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OTTAWA (Reuters) - The left-leaning New Democrats hit new highs in polls on Wednesday, casting new doubt on the outcome of Canada's May 2 election and sending a rumble of discontent through Canadian financial markets.
The NDP's surge could split the center-left vote and hand the ruling Conservatives a majority. But it could also give the New Democrats a chance of forming their first government, in coalition with the faltering Liberals.
The New Democrats, who rail against scheduled tax cuts for big businesses and are pushing an ambitious spending agenda, have never come close to governing Canada. They are campaigning to replace what they say is a broken political system dominated by the two main parties: the Conservatives and the Liberals.
"I'm feeling the winds of change blowing all through this country of ours," NDP leader Jack Layton told a party rally in Winnipeg, Manitoba. Clearly on a roll, he repeatedly referred to himself as the next prime minister.
Markets reacted nervously, aware that Conservatives' grip on power seemed to be fading. The Canadian dollar faltered for much of the day and stocks edged lower, although domestic news was later overshadowed by a Federal Reserve news conference.
An Ekos poll put support for the Conservatives at 34.0 percent, well below the 40 percent needed to guarantee a majority of the 308 seats in the House of Commons.
The New Democrats were at 28.1 percent and the Liberals, who started the campaign in second spot, were at 22.9 percent.
Other polls showed the same order for the three parties, but none gave the Conservatives enough support for a majority, so they would need some opposition backing to govern.
Layton, who consistently ranks as the politician most Canadians would like to have a beer with, says he is prepared to work with any party to advance his party's agenda, which includes raising corporate taxes, increasing pensions and bringing in a cap-and-trade system to tackle greenhouse gas emissions.
But realistically the Liberals are his only possible ally in Parliament. The Conservatives have shown no sign of being ready to enter into a coalition with any other party and insist they need a majority to get a stable government.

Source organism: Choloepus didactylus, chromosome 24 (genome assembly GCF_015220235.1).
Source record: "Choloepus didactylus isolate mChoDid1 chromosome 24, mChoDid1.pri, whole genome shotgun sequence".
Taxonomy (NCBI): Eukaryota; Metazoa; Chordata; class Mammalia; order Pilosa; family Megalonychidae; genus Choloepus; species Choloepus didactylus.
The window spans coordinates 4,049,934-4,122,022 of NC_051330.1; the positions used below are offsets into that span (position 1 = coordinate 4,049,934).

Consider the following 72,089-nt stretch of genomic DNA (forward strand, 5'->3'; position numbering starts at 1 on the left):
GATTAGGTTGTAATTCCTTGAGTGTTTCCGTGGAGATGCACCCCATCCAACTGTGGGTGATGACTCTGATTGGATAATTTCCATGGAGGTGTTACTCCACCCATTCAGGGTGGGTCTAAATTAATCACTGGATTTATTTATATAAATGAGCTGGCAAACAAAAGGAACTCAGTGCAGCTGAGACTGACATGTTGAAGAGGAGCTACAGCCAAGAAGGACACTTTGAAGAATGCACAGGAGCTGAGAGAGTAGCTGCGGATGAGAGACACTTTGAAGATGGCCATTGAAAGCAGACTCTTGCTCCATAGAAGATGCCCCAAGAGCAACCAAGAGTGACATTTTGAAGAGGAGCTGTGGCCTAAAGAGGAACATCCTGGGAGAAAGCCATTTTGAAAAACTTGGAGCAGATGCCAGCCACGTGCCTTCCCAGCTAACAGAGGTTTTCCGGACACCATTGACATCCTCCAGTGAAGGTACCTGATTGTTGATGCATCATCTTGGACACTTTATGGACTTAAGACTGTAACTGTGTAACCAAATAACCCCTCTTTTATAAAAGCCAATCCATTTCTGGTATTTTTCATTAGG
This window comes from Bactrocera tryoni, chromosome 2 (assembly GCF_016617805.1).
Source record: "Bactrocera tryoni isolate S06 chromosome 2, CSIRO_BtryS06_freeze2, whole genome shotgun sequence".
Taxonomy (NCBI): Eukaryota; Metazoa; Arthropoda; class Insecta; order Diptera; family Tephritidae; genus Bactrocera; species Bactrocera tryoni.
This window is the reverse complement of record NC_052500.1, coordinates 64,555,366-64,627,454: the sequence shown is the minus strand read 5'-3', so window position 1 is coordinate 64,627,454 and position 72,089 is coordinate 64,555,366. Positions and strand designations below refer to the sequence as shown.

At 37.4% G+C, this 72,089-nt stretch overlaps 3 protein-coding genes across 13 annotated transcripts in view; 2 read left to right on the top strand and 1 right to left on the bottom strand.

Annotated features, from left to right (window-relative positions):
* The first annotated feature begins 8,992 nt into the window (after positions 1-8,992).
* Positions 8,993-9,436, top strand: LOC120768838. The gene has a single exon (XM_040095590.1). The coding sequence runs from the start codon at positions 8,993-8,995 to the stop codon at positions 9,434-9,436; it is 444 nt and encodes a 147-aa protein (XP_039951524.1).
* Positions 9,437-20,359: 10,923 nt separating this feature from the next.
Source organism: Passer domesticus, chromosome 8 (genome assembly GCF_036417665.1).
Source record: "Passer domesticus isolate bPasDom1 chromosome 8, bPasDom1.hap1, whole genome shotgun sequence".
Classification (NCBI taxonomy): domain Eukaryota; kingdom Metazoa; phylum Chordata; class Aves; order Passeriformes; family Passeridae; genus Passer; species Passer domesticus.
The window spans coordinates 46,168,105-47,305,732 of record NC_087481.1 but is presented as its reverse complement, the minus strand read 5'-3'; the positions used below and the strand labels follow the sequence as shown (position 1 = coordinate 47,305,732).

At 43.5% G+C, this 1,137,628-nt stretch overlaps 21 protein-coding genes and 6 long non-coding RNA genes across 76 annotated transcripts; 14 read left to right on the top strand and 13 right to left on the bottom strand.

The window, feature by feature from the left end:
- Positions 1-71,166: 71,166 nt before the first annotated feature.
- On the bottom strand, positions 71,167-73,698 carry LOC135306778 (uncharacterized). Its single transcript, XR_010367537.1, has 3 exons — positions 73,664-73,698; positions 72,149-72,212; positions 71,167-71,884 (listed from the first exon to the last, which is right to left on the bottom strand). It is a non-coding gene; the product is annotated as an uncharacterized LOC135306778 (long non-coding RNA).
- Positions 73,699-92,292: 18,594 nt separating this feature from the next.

Finance Minister Jim Flaherty told Reuters that if the Conservatives were reelected with a minority he would not make major changes to the budget he presented in March -- one which the opposition said it would not vote for.
He said he would have a "serious problem" including any substantive part of the NDP platform.
The NDP ideas do not thrill markets. The Canadian dollar, which this month hit a 3 1/2-year high, struggled for much of Wednesday's session and analysts said a big NDP win could trigger a knee-jerk drop in the currency and in Canadian equity markets.
"The markets tend not to like uncertainty in any form, so that may be why there's some hesitancy to buy Canada," said Shane Enright, executive director, foreign exchange sales at CIBC in Toronto.
Canada is the biggest supplier of energy to the United States. Rich in resources, it weathered the global recession better than most other countries.
Conservative Prime Minister Stephen Harper, in power for five years with minority governments, said the rise of the New Democrats clarified the choice facing voters.
Asked why voters did not appear to be heeding his request for a majority, he told reporters: "I do not accept the premise of your question."
The New Democrats and the Liberals are fighting for an overlapping segment of the electorate on the center-left. If the struggle becomes too intense, it could divide voters and hand a decisive win to the Conservatives.
Harper says that if he does not get a majority, the opposition parties will quickly defeat him and try to create what he calls a reckless and unstable coalition.
Additional reporting by Louise Egan, Allan Dowd, Solarina Ho, Jeffrey Hodgson and Claire Sibonney; editing by Janet Guttsman